Jeff Rosen moderated this AIF session featuring Sandra Day O'Connor (former Supreme Court justice), Stephen Breyer (currently on the court) and Larry Kramer (Stanford law professor). I was unfamiliar with Kramer's book, The People Themselves: Popular Constitutionalism and Judicial Review, though I intend to put that right after listening to his comments.
Kramer's thesis is that the court has indeed mostly followed shifts in public opinion over the years--and that it has been right to do so. The constitution, he argues, is a majoritarian document, despite frequent claims to the contrary. But it is majoritarian in a restricted sense. The American solution to the "ills" (Madison's term) of simple majority rule lies partly in slowing politics down through the complexity of the constitutional design. In this scheme, the Supreme Court, as the arbiter of the constitution's meaning, has greater political independence than other branches of government, but is not, and was never meant to be, entirely independent. It has no electoral accountability, but it has institutional accountability, which resides in the respect it enjoys and needs. Here then is the basic point: To command the public's respect, the court must pay attention to the public. History, says Kramer, shows this is what the justices have in fact done--even if they deny it, and even if they were unaware of it.
As Rosen said, Kramer thus comes close to accusing the court of false consciousness. Both justices gave his argument a frosty response, though I can't say their denials were all that convincing. More persuasive was the fact that the court had just struck down California's law restricting children's access to violent video games; I haven't seen polling but I'm willing to bet that this was a popular law. Five justices--an unlikely coalition of three liberals, plus Anthony Kennedy, plus Antonin Scalia--found that the law violated the First Amendment: in other words, violence in video games is protected free speech. Two more, Samuel Alito and John Roberts, voted to void the law because its terms were too vague. Hard to accuse the court of pandering when it votes 7-2 to let children keep buying violent video games.
Breyer, one of the two dissenters, explained his opinion at the session. Was the law's harm to First Amendment rights significant, measured against the freedoms the amendment was intended to protect? No. Was there evidence that when children watch violent video games, harm results? Yes, plenty. Were there good alternatives to a law forbidding sale to children? No. Therefore, the law should stand. This looks to me like good judicial reasoning. Adding still further to the complexity of the outcome, Clarence Thomas upheld the law on the originalist ground that the Framers believed parents have a duty to protect children from malign influences, and the law empowered them to discharge that duty. So the case divided both liberals and conservatives. The outcome apparently had little to do with ideology, and even less to do with deferring to the public mood.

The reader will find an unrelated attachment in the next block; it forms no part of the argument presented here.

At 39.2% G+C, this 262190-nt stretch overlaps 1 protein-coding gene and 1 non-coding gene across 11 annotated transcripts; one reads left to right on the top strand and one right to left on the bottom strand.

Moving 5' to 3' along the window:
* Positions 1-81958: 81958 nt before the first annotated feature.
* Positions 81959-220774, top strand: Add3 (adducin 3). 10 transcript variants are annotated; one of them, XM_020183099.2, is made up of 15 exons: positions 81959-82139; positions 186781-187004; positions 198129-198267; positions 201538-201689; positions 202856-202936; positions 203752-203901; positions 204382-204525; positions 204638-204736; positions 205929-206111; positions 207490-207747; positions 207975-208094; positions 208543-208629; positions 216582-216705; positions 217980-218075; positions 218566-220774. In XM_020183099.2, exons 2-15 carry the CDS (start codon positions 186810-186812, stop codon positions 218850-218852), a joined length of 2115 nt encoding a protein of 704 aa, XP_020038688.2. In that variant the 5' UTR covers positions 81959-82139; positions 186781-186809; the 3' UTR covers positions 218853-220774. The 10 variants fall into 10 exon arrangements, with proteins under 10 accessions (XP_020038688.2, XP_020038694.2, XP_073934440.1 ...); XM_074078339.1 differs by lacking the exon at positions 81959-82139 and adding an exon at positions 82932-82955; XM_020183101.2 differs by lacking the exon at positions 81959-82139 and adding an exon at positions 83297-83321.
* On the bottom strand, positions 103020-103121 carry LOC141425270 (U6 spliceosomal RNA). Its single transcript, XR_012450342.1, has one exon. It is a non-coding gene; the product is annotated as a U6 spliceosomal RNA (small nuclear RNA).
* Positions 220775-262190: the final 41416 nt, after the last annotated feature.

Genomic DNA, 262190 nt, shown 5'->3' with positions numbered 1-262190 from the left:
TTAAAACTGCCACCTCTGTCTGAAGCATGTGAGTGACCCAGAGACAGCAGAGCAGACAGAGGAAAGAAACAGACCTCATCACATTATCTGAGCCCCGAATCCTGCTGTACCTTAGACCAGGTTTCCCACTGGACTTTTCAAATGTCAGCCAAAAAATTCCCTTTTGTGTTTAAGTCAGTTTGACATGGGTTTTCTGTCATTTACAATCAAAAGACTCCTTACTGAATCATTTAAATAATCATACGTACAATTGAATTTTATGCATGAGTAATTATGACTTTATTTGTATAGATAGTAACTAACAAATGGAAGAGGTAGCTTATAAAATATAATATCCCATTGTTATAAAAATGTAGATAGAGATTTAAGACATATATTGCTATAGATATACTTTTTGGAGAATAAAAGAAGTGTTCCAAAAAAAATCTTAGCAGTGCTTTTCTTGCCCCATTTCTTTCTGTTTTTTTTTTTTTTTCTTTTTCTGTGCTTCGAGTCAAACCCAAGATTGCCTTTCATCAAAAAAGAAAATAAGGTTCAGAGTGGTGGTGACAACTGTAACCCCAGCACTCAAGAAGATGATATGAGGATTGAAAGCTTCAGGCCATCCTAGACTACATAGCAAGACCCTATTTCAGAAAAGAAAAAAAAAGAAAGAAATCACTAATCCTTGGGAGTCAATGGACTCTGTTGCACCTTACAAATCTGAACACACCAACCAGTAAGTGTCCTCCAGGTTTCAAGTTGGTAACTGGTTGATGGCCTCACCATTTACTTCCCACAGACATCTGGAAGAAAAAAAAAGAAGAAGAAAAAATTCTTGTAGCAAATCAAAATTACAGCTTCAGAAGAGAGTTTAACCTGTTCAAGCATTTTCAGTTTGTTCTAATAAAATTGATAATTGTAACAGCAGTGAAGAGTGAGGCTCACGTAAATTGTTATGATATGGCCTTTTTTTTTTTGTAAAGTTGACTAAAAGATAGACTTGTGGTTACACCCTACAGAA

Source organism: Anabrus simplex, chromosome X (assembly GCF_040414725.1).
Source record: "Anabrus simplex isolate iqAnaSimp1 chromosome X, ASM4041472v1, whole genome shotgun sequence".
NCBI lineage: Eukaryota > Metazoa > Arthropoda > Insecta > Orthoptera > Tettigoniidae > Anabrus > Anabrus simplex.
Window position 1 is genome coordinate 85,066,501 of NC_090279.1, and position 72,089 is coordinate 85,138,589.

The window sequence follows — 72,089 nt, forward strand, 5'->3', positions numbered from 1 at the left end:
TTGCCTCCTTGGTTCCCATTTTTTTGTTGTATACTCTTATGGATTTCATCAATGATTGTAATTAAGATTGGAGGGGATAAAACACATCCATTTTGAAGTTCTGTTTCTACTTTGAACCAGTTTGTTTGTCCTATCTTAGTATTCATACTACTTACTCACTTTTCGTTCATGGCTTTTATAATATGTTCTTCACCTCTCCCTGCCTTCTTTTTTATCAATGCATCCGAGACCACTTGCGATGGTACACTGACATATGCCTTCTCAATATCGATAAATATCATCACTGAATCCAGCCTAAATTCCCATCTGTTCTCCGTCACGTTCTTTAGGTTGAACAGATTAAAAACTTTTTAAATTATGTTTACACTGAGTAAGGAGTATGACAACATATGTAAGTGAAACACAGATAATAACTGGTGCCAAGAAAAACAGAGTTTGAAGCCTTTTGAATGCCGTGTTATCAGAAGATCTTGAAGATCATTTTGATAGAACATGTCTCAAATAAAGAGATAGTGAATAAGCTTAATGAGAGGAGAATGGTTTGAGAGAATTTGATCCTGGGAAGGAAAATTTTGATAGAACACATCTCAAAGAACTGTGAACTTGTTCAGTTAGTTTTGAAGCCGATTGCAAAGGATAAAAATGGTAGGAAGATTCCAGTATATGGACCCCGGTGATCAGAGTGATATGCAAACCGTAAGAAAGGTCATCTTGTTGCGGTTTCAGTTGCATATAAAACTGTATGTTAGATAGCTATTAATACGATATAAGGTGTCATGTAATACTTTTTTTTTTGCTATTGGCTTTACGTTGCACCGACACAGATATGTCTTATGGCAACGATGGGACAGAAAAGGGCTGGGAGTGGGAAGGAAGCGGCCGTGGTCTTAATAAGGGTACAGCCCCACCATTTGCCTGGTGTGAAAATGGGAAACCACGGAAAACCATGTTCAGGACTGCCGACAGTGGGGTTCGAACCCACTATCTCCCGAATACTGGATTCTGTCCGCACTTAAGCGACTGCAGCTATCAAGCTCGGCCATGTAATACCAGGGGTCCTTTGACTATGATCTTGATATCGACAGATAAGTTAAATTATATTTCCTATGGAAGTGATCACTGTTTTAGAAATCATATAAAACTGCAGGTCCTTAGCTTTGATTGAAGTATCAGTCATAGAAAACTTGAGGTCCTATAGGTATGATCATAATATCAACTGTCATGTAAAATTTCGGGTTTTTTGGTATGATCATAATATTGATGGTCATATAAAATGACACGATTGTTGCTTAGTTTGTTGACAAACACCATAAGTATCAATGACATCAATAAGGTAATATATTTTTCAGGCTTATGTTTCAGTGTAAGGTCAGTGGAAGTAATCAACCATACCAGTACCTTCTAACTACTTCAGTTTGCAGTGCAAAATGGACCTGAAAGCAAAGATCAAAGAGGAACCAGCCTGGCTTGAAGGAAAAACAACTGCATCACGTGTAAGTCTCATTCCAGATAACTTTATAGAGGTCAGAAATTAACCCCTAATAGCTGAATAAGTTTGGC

Kramer could, and probably would, argue that this is a comparatively insignificant exception to the larger trend--and that might be right. Much of his disagreement with the justices on the influence of public opinion comes down to a question of timescale. The court does not move with every iteration of opinion; the court does not care about today's polls. But it doesn't, and shouldn't, act as though the settled view of the public counts for nothing.
The video games case illustrates another of Kramer's points. We need to recognize that the constitution, as amended and interpreted, just may not contain a clear answer to the most difficult cases. (How can we know what the Framers would have thought about video games?) We have to devise an answer, not discover it. To pretend otherwise--as in confirmation hearings for Supreme Court justices, say--is a dangerous error.
Of course there are two quite distinct ways in which Supreme Court justices can be mere "politicians in robes". One would be to follow shifts in public opinion slavishly--the topic of this session. The other and more important way would be to let political views (whether or not they accorded with public opinion) influence their rulings. To shed light on the latter, I would have been interested to hear O'Connor or Breyer tell of cases in which they had upheld laws that were, in their view, bad public policy but constitutional, or had struck down laws that were good public policy but unconstitutional.